Friday, July 22, 2011

High drama in the Tour de France #tdf

You might remember that last year I wrote about my growing interest in the Tour de France. It's basically all Stephen's fault for sparking my interest the year I was ill. My big regret is not discovering it sooner. What a combination of bravery, drama and adrenaline! I love my F1 but the Tour takes excitement to a whole new level.

I still can't get over the fact that the top 8 riders are within 5 minutes of each other after 18 days of hardcore cycling. And, at the time of writing, the day before the final time trial, we really don't have a clue who is going to win.

There is literally nothing like watching a group of a couple of hundred cyclists speed along a narrow road together with spectators within touching distance, dressed in all manner of weird costumes. This year's tour has had its heartbreakingly dramatic moments. An early new hero of mine was Johnny Hoogerland. Early in the race, the driver of a French tv car decided, crazily, to go keep going no matter what rather than use the brakes that had been helpfully provided. This resulted in injury to two cyclists. Poor Johnny Hoogerland was catapulted into a barbed wire fence and the poor guy was seen, still cycling, being patched up by a medic in a car riding alongside him. What was even more remarkable was his forgiving attitude towards the driver whose recklessness could have killed him - saying that he probably felt bad enough himself.

Another hero of mine over the last two weeks has been Thomas Voeckler, the current overall leader. Every single day since he acquired the yellow jersey on stage 9, he's said that he's not going to keep it for long - and, certainly, people who know more about cycling than I do tended to agree with them. He was definitely going to lose it in the Pyrenees, and absolutely incontrovertibly he would lose it yesterday on the brutal and unforgiving climb to the highest ever stage finish at the top of the Galibier. Voeckler may well have believed the commentators himself, but he has been brave and brilliant and managed to hold on by the skin of his teeth. His lead went down from 1:45 to a mere sliver of 15 seconds. There's a lot of me that wants him to pull off a race win because for sheer tenacity he deserves it.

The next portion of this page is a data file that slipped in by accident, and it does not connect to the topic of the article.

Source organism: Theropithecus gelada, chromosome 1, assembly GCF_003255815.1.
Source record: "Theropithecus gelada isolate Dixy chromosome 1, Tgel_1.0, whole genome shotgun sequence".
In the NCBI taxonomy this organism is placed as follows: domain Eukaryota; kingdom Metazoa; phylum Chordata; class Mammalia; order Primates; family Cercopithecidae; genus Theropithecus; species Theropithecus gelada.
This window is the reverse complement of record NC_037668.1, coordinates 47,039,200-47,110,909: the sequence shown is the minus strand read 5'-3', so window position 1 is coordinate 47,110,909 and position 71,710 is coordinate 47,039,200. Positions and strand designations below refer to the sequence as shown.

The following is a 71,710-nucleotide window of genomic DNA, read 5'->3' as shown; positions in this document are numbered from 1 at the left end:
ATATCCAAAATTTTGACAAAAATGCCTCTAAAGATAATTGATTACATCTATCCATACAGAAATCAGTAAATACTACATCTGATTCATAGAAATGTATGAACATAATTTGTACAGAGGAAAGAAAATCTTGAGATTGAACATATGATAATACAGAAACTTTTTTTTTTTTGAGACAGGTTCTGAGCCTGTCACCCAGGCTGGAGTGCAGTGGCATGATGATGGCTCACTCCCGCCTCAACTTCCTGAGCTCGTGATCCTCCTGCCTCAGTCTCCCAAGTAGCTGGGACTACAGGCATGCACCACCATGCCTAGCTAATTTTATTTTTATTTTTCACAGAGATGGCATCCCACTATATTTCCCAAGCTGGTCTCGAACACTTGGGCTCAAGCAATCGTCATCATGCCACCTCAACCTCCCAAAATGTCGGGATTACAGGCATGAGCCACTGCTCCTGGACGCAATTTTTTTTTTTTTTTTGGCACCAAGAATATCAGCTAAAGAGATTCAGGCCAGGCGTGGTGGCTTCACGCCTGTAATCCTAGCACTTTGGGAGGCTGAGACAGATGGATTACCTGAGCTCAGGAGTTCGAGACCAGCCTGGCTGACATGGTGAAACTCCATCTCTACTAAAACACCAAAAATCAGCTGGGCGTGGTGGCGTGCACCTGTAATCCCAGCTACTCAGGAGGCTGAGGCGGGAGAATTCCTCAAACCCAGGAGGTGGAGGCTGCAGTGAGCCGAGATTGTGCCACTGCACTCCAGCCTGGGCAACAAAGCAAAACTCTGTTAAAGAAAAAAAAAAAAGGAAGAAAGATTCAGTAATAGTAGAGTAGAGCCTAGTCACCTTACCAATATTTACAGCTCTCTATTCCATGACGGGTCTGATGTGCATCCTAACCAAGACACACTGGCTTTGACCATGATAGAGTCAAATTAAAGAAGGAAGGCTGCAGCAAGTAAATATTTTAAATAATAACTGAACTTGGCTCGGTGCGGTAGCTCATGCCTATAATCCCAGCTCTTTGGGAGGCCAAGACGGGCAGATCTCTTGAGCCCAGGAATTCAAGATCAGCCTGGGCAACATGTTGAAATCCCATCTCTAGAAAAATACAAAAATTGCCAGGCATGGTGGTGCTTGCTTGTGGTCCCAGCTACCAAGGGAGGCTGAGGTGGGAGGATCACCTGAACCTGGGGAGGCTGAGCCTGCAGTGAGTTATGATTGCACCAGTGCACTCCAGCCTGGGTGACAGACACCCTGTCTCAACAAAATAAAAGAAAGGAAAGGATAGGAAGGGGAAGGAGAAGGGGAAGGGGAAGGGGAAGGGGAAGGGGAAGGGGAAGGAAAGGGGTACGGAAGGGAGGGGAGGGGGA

But he's not the only brave one. Luxembourg rider Andy Schleck, last year's runner up, took some criticism the other day for having a bit of a gripe about the final descent of a stage being too dangerous. Do you know what? Anyone who's been through 16 stages of the Tour de France is entitled to be a bit grumpy in my view and, as someone who much prefers going up to coming down, I sympathise. I don't like walking down a hill, but coming down a hill laced with spectators and hairpin bends at up to 60 kph along with a couple of hundred other cyclists is the ultimate in craziness to me. Whatever you think of him, and I like him, his bravery yesterday, breaking away from the main field with 60 km to go, and winning the stage, was amazing. He has to be at least on the podium - and he's owed a victory from last year.

Cadel Evans, who set the pace in the group behind Schleck yesterday, which helped Voeckler to hang on, ironically, is another contender. He's ridden a good race too. He and the other two would be my ideal podium.

I, unusually, managed to catch a load of yesterday's thrilling stage live. You seriously didn't know from one minute to the next who was going to win the stage or who was going to be wearing the yellow jersey at the end of the day. It was fantastic - and apparently it rates as one of  the most exciting stages ever. I was gripped by it.

The defending champion, Alberto Contador, is lagging a bit behind but still seems to be a danger. He can't be written off. I find it hard to warm to him after last year when he took advantage of Andy Schleck's mechanical failure on the Tourmalet. It's not his fault his drugs cases haven't been resolved before now, but it's possible he could win the Tour and have his victory taken off him.

The riders I have most sympathy with today are the sprinters. They are not best suited to this sort of Alpine torture - the second assault of the Galibier in 24 hours has to go down as cruel and unusual punishment, surely - and our Mark Cavendish lost 20 points (but thankfully not his place in the race due to the number of people who had the same issue) of his lead in the green jersey competition for toiling in after the cut-off time yesterday. Let's hope he can hang on until Paris and win that competition.

Today's stage ends at the top of the Alpe d'Huez. By tea time, we may have a clearer idea of who's going to win this thing. The only thing I can say for sure is that I'm an ABC (anybody but Contador) girl.

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